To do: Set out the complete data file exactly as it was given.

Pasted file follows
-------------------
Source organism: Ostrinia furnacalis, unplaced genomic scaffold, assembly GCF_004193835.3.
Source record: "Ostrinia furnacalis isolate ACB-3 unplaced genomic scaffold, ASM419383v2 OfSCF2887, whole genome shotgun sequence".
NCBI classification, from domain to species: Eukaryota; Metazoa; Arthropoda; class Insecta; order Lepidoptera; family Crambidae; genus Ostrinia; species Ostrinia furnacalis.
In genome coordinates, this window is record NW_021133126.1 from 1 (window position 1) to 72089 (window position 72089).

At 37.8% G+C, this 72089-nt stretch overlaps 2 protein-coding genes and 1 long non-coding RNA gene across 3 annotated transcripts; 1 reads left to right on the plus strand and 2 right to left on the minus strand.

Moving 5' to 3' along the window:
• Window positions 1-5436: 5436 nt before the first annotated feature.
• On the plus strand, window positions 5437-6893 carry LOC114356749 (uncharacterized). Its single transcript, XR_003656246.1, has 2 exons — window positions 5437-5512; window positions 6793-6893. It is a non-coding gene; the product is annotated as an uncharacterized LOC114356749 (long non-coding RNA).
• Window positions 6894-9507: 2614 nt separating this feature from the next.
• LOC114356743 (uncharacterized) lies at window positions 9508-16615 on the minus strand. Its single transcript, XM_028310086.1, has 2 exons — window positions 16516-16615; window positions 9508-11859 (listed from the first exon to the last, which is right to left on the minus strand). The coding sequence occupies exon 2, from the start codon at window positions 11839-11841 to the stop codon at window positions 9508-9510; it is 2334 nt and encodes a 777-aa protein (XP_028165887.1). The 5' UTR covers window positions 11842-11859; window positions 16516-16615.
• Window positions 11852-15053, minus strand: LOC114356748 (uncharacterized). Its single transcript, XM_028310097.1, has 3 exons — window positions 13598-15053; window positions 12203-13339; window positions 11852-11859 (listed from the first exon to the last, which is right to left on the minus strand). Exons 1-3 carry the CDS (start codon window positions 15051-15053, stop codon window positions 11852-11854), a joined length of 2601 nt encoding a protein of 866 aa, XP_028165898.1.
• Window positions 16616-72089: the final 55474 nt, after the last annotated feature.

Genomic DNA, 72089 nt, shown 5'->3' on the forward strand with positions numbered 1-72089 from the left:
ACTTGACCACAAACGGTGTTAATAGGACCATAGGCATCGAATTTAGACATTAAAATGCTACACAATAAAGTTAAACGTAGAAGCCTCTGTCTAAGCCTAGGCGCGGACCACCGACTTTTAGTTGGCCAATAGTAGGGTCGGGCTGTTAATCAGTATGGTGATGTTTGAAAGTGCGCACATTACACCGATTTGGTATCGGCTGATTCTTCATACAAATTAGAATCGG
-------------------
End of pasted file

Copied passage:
Source organism: Ostrinia furnacalis, unplaced genomic scaffold, assembly GCF_004193835.3.
Source record: "Ostrinia furnacalis isolate ACB-3 unplaced genomic scaffold, ASM419383v2 OfSCF2887, whole genome shotgun sequence".
NCBI classification, from domain to species: Eukaryota; Metazoa; Arthropoda; class Insecta; order Lepidoptera; family Crambidae; genus Ostrinia; species Ostrinia furnacalis.
In genome coordinates, this window is record NW_021133126.1 from 1 (window position 1) to 72089 (window position 72089).

At 37.8% G+C, this 72089-nt stretch overlaps 2 protein-coding genes and 1 long non-coding RNA gene across 3 annotated transcripts; 1 reads left to right on the plus strand and 2 right to left on the minus strand.

Moving 5' to 3' along the window:
• Window positions 1-5436: 5436 nt before the first annotated feature.
• On the plus strand, window positions 5437-6893 carry LOC114356749 (uncharacterized). Its single transcript, XR_003656246.1, has 2 exons — window positions 5437-5512; window positions 6793-6893. It is a non-coding gene; the product is annotated as an uncharacterized LOC114356749 (long non-coding RNA).
• Window positions 6894-9507: 2614 nt separating this feature from the next.
• LOC114356743 (uncharacterized) lies at window positions 9508-16615 on the minus strand. Its single transcript, XM_028310086.1, has 2 exons — window positions 16516-16615; window positions 9508-11859 (listed from the first exon to the last, which is right to left on the minus strand). The coding sequence occupies exon 2, from the start codon at window positions 11839-11841 to the stop codon at window positions 9508-9510; it is 2334 nt and encodes a 777-aa protein (XP_028165887.1). The 5' UTR covers window positions 11842-11859; window positions 16516-16615.
• Window positions 11852-15053, minus strand: LOC114356748 (uncharacterized). Its single transcript, XM_028310097.1, has 3 exons — window positions 13598-15053; window positions 12203-13339; window positions 11852-11859 (listed from the first exon to the last, which is right to left on the minus strand). Exons 1-3 carry the CDS (start codon window positions 15051-15053, stop codon window positions 11852-11854), a joined length of 2601 nt encoding a protein of 866 aa, XP_028165898.1.
• Window positions 16616-72089: the final 55474 nt, after the last annotated feature.

Genomic DNA, 72089 nt, shown 5'->3' on the forward strand with positions numbered 1-72089 from the left:
ACTTGACCACAAACGGTGTTAATAGGACCATAGGCATCGAATTTAGACATTAAAATGCTACACAATAAAGTTAAACGTAGAAGCCTCTGTCTAAGCCTAGGCGCGGACCACCGACTTTTAGTTGGCCAATAGTAGGGTCGGGCTGTTAATCAGTATGGTGATGTTTGAAAGTGCGCACATTACACCGATTTGGTATCGGCTGATTCTTCATACAAATTAGAATCGG